DMEK vs. DSEK
We are always trying to make ourselves better. Because of this, we challenge each other, as medical professionals, to consider every outlook on how we can improve the quality of care our patients receive. During our 2016 Symposium, Dr. Justin Schweitzer and Dr. Mitch Ibach publicly debated over the better method of treating patients who suffer from cornea disease or cornea damage. Dr. Ibach argued that the more delicate DMEK procedure gives patients the best visual acuity in their eyes in a quicker time frame. Dr. Schweitzer, on the other hand, argued that the traditional DSEK procedure involves less trips to the operating room and although visual acuity is slightly worse than with the DMEK procedure how important is this to patients that suffer with decreased visual quality from a corneal disease. Unless you are a medical professional, however, these terms can be rather confusing. Let’s break it down:
The cornea is the transparent layer at the front of your eye which light passes through to reach your retina and allow you to see. It consists of five layers: the epithelium, Bowman’s layer, the stroma, Descemet membrane, and the endothelium. While the epithelium is the surface layer, the stroma acts as a sponge to absorb fluid from the eye. The endothelium is a single layer of cells that regulate fluid amounts in the stroma. Damage to any parts of the cornea can negatively affect the overall quality of your vision.
DSEK was the first commonly used endothelial transplant for treating a damaged posterior cornea. It functions as a partial thickness corneal transplant that involves a thin piece of a donor tissue. Instead of replacing the cornea entirely, DSEK only replaces the diseased cells within it. This thin layer of cornea is made up of some stroma, Descemet membrane, and the endothelium.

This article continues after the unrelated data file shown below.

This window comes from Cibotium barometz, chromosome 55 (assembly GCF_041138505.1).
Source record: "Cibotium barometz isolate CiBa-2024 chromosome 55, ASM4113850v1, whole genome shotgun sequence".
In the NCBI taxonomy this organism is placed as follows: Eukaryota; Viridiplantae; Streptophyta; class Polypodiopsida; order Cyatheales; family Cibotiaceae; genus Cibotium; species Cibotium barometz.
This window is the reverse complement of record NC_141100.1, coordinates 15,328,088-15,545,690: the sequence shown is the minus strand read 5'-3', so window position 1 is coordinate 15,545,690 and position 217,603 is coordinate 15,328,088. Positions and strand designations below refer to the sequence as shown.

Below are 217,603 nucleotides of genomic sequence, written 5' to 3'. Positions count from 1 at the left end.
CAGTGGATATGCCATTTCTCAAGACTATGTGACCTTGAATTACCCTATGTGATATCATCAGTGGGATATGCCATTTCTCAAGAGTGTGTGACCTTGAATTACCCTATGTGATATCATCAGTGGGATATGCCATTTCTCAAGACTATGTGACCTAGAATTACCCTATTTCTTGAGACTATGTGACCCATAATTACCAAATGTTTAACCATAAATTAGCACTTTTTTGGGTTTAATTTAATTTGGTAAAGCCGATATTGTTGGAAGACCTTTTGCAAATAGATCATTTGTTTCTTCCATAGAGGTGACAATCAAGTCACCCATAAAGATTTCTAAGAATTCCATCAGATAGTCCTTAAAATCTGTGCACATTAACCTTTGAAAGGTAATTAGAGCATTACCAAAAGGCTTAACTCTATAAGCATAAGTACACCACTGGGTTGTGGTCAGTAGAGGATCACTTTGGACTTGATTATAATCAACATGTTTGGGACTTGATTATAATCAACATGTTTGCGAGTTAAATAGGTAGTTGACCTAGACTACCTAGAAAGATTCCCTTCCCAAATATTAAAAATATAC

DMEK is the newer alternative to DSEK, and is considered to be a more delicate procedure. The surgery itself involves the use of an extremely thin donor tissue of Descemet membrane and endothelium however, the stroma is not transplanted.
Pros and Cons
While both procedures have very high success rates and can help alleviate the complications that come with a damaged or diseased cornea, their results vary. Two of the major differences highlighted in recent studies show that:
- DSEK has a 9% donor tissue rejection rate at 1 year, where DMEK only has a 0.7% donor tissue rejection rate at 1 year. This means that DMEK has a better chance of working the first time the surgery is performed.
- DMEK patients, on average at 6 months post surgery obtain 20/25 vision, where DSEK typically at 6 months post surgery gives patients 20/40 vision. Although DSEK detaches at a lesser rate than DMEK, DMEK typically gives patients better vision when the surgery is successful.
No matter what option you and your doctor decide is right for you, we strive to constantly improve the quality of our care. Cornea disease and damage is very treatable, and we hope to serve you in restoring the quality of vision that you deserve.